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Immunotechnology. 1998 Jan;3(4):233-44.

The TH1/TH2 paradigm in allergy.

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Clinical Immunology Dept., University of Firenze, Italy.


Recent evidence has been accumulated to suggest that allergen-reactive type 2 helper T cells (Th2) play a triggering role in the activation and/or recruitment of IgE antibody-producing B cells, mast cells and eosinophils, i.e. the cellular triad involved in the allergic inflammation. Interleukin (IL)-4 production by a still unknown cell type (T cell subset, mast cell/basophil?) at the time of antigen presentation to the Th cell is critical for the development of Th2 cells. Other cytokines, such as IL-1 and IL-10, and hormones, such as calcitriol and progesterone, also play a favoring role. In contrast, cytokines such as interferon (IFN-alpha, IFN-gamma, IL-12 and transforming growth factor (TGF)-beta, and hormones, play a negative regulatory role on the development of Th2 cells. However, the mechanisms underlying the preferential activation by environmental allergens of Th2 cells in atopic individuals still remain obscure. Some gene products selectively expressed in Th2 cells or selectively controlling the expression of IL-4 have recently been described. Moreover, cytokines and other gene products that dampen the production of IL-4, as well as the development and/or the function of Th2 cells, have been identified. These findings allow us to suggest that the up-regulation of genes controlling IL-4 expression and/or abnormalities of regulatory mechanisms of Th2 development and/or function may be responsible for Th2 responses against common environmental allergens in atopic people. The new insights in the pathophysiology of T cell responses in atopic diseases provide exciting opportunities for the development of novel immunotherapeutic strategies. They include the induction of nonresponsiveness in allergen-specific Th2 cells by allergen peptides or redirection of allergen-specific Th2 responses by Th1-inducing cytokines, altered peptide ligands, allergens incorporated into recombinant microorganisms or bound to appropriate adjuvants, and plasmid DNA vaccination. In severe atopic patients, the possibility of nonallergen-specific immunotherapeutic regimens designed to target Th2 cells or Th2-dependent effector molecules, such as specific IL-4 transcription factors, IL-4, IL-5 and IgE, may also be suggested.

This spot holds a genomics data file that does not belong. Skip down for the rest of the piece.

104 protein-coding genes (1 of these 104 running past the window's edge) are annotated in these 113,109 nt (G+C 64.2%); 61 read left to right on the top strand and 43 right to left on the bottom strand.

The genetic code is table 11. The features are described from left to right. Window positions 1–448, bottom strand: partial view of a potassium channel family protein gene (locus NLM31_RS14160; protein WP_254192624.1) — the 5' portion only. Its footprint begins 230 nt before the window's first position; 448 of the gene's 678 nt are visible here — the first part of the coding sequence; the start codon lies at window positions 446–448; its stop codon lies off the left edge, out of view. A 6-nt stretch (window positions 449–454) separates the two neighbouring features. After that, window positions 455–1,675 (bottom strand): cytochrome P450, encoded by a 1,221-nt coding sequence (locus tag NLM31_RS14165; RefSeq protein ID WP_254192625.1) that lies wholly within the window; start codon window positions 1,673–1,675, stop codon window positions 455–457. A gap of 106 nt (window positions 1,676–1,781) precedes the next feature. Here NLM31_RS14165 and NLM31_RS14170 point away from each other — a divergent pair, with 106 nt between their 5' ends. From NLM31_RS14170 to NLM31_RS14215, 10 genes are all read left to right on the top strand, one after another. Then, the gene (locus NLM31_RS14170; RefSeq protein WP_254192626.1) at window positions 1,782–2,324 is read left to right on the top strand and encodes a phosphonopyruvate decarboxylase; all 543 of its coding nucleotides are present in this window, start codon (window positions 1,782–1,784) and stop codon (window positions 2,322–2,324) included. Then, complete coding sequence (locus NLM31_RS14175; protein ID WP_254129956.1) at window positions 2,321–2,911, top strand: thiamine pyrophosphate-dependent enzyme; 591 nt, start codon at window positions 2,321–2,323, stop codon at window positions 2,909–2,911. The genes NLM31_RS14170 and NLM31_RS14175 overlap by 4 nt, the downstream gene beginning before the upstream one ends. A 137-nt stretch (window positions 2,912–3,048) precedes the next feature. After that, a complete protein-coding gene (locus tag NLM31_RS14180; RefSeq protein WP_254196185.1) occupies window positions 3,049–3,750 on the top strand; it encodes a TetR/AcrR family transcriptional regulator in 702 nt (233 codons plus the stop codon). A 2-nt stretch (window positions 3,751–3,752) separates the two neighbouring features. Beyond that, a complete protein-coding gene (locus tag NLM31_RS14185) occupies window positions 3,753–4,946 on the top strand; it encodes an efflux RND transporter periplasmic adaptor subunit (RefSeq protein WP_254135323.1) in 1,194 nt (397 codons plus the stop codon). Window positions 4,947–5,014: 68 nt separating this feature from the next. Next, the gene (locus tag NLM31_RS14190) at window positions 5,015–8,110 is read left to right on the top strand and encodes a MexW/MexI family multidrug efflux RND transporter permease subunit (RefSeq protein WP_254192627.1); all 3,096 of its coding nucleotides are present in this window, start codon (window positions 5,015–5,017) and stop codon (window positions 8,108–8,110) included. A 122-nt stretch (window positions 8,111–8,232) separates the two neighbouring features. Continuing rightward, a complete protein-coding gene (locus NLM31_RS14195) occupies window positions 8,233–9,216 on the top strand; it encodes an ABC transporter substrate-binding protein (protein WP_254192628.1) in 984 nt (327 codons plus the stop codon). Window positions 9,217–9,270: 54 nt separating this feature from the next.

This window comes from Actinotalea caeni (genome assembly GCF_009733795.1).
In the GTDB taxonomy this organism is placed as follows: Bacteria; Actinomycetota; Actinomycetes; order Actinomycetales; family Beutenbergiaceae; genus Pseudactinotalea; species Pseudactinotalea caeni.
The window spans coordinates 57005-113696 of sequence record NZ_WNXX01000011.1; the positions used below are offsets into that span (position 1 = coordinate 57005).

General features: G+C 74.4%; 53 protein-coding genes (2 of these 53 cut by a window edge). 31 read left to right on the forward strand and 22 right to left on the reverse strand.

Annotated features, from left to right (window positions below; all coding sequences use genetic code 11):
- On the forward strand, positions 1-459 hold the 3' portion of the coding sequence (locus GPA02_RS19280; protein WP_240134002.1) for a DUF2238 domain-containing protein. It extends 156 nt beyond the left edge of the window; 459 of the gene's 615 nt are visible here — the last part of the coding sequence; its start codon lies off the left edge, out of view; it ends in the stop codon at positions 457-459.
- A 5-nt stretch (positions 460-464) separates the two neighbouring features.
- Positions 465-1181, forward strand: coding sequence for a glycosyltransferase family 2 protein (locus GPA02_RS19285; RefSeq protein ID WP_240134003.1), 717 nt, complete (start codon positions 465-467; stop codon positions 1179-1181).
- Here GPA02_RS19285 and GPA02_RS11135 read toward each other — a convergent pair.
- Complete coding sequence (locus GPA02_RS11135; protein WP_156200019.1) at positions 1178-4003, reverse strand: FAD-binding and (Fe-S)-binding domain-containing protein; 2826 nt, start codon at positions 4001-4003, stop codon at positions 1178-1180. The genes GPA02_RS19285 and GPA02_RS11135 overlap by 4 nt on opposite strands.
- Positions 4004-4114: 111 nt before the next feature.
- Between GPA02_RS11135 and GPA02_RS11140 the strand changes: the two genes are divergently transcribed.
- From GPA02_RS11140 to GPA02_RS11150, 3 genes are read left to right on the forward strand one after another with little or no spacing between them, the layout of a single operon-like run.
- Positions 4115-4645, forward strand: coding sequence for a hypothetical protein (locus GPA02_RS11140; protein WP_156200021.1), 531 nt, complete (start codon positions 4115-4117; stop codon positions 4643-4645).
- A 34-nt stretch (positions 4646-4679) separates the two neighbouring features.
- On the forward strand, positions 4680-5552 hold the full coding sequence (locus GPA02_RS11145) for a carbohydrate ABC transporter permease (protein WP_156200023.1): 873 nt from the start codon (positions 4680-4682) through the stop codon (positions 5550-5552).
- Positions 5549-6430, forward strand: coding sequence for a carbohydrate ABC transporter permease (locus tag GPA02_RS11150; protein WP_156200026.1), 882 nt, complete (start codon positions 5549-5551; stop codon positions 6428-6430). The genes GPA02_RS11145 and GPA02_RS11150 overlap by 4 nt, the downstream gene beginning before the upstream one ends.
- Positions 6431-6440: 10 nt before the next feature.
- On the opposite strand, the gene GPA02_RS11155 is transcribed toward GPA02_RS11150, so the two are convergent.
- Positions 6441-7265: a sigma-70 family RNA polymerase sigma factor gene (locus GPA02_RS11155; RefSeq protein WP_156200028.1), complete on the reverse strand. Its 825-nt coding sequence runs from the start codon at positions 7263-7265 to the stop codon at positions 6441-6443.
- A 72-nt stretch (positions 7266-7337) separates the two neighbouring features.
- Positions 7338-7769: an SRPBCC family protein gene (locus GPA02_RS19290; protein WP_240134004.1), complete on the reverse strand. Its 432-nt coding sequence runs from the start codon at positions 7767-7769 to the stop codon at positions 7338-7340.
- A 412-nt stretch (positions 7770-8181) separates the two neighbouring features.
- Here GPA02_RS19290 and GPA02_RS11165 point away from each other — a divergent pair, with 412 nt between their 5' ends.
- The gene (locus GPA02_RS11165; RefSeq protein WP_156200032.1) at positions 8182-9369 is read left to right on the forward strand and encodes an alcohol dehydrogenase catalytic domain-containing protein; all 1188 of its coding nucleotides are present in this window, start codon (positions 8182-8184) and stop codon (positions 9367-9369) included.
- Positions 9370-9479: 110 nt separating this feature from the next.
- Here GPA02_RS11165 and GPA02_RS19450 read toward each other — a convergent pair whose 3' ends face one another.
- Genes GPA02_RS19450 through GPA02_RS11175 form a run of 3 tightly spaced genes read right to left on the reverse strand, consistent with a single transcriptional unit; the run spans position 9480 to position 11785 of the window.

[Indexed for MEDLINE]

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